Maybe laughter really is the best medicine.
Tyler, 17, a student at the Oklahoma Outreach Sober School, said he always feels happier after the 20-minute laughter yoga class he participates in each Monday and Thursday at the school. This week during class, Tyler and fellow students pretended to participate in various sports, such as skateboarding and martial arts, all while laughing. They did various stretches and clapping exercises, winding down with meditation. Throughout the exercises, they worked to maintain eye contact, to smile, to affirm each other.
Tyler's laughter looked genuine. A dimple began to show, then his face got red, finally, he was almost doubled over from a hearty belly laugh.
â€œI think it's pretty fun,â€ he said. â€œIt's something different. And it's always good to try something new. It's just so silly. It adds fun in the day and relieves stress.â€
Tyler said he might even try using laughter as a diffuser in the future if he's in a situation where he's tempted to do drugs or drink alcohol. Students at the private Sober School are recovering from drug or alcohol addictions. The school, which asks that the last name of its students not be used, allows them to finish high school by teaching them Web-based classes. Currently, there are six students enrolled.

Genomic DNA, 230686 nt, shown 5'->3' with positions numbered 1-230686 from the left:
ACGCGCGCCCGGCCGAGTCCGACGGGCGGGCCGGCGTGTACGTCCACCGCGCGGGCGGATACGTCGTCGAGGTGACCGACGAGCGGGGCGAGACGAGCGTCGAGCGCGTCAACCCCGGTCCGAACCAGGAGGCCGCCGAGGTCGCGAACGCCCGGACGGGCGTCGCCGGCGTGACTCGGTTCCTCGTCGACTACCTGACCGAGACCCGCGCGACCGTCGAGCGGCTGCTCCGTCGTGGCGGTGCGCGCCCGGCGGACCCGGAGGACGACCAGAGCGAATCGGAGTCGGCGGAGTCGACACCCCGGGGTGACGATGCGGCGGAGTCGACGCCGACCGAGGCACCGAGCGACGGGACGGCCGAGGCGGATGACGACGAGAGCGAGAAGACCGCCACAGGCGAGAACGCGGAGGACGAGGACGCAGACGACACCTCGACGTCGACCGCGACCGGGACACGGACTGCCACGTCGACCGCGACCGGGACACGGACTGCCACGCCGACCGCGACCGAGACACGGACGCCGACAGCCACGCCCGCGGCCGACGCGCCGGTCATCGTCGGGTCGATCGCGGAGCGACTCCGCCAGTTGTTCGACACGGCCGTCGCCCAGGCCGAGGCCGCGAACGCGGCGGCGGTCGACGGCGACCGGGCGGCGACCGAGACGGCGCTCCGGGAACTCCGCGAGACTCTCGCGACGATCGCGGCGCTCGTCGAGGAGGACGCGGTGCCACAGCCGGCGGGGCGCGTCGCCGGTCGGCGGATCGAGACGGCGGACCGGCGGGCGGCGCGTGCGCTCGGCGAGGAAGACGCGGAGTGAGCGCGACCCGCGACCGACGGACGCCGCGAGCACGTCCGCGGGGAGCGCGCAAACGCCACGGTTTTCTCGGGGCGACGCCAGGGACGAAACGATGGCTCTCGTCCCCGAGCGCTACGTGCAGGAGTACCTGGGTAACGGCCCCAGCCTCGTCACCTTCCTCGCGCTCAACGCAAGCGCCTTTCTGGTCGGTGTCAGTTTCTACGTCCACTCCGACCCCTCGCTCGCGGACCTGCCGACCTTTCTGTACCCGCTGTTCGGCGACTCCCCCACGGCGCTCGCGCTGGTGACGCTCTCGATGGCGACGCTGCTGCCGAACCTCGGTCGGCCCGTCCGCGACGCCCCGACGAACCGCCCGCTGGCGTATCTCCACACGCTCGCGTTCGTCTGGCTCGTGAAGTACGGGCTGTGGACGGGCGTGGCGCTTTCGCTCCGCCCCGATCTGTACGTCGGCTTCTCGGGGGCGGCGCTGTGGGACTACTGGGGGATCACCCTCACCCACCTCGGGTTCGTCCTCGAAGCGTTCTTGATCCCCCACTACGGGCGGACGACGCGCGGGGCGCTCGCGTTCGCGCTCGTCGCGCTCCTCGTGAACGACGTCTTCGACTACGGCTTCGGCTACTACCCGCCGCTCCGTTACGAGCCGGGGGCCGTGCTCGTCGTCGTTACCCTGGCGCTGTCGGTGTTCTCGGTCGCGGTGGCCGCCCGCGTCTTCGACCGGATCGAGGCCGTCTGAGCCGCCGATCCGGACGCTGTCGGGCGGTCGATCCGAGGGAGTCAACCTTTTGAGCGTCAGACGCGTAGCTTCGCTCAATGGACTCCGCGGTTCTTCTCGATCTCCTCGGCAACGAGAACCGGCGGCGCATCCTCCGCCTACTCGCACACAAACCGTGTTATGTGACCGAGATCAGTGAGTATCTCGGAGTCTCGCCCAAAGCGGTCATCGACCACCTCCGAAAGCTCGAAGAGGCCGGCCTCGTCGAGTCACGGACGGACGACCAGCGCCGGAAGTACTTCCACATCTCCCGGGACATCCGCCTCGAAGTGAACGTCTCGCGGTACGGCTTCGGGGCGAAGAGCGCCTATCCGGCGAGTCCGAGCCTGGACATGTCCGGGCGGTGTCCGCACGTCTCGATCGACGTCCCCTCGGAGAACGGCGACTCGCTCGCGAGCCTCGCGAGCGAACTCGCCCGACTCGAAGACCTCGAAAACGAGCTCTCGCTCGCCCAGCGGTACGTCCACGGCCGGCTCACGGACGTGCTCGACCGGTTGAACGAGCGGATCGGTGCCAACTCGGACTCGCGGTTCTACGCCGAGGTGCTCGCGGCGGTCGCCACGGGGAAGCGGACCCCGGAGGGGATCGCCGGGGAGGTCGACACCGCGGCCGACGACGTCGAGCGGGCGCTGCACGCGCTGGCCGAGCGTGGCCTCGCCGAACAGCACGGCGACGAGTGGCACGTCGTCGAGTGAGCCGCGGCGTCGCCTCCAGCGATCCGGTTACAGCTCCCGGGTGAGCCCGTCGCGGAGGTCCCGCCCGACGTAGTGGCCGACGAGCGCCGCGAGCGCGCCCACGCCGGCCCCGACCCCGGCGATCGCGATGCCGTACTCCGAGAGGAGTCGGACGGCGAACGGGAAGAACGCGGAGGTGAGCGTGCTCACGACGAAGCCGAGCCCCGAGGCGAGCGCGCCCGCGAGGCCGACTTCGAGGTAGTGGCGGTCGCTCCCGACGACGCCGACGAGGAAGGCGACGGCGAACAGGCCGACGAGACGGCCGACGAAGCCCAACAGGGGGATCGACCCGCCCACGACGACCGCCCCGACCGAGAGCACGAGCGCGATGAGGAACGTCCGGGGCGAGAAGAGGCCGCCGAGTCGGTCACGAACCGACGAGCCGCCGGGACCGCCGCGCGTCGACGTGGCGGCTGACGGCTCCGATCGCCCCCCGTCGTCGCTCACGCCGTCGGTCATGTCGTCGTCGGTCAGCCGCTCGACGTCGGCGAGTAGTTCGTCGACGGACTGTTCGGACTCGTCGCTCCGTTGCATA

Laughter yoga instructor Ellen Mercer said Tyler's response is exactly what she's hoping for in teaching the students at the school.
â€œIn a group like this, where they're focused on staying away from anything that could be addictive, laughter itself is addictive. Maybe it can become a substitute for the addictive behavior,â€ she said. â€œLaughter can diffuse the situation and it gives them another tool to use.â€
Mercer teaches laughter yoga classes in various venues across the metro area.
She said the mission of laughter yoga founder Madan Kataria was to spread peace and joy throughout the world. But the technique also has other benefits, she said.
She said some participants have come to class with migraines and left without pain. Others have reported it's helped them in their social lives.
Samantha, 16, said she initially didn't want to participate in the class this week because she wasn't feeling well.
â€œI didn't want to do it today at all, but afterward it makes you happy,â€ she said.
Tina Barker, teacher and director at the school, said she's always looking for new techniques to help her students relieve tension and deal with their issues.
Since school started this year she's led the students through a meditation series each morning. She's also tried having them draw mandalas, a sacred art form used in many Eastern religions to help the artist focus and reach a deeper level of consciousness. She's taught different breathing techniques and is exploring a method called Journey to the Wild Divine, which claims to teach adherents to control their brains.
â€œWhen working with individuals, you have to try different techniques to find whatever is going to work for them,â€ she said.
Recently, she found laughter yoga, and it's been popular with her students, she said.
â€œI realized, I could have gone all day without laughing,â€ she said. â€œThis lets your brain change your mood.â€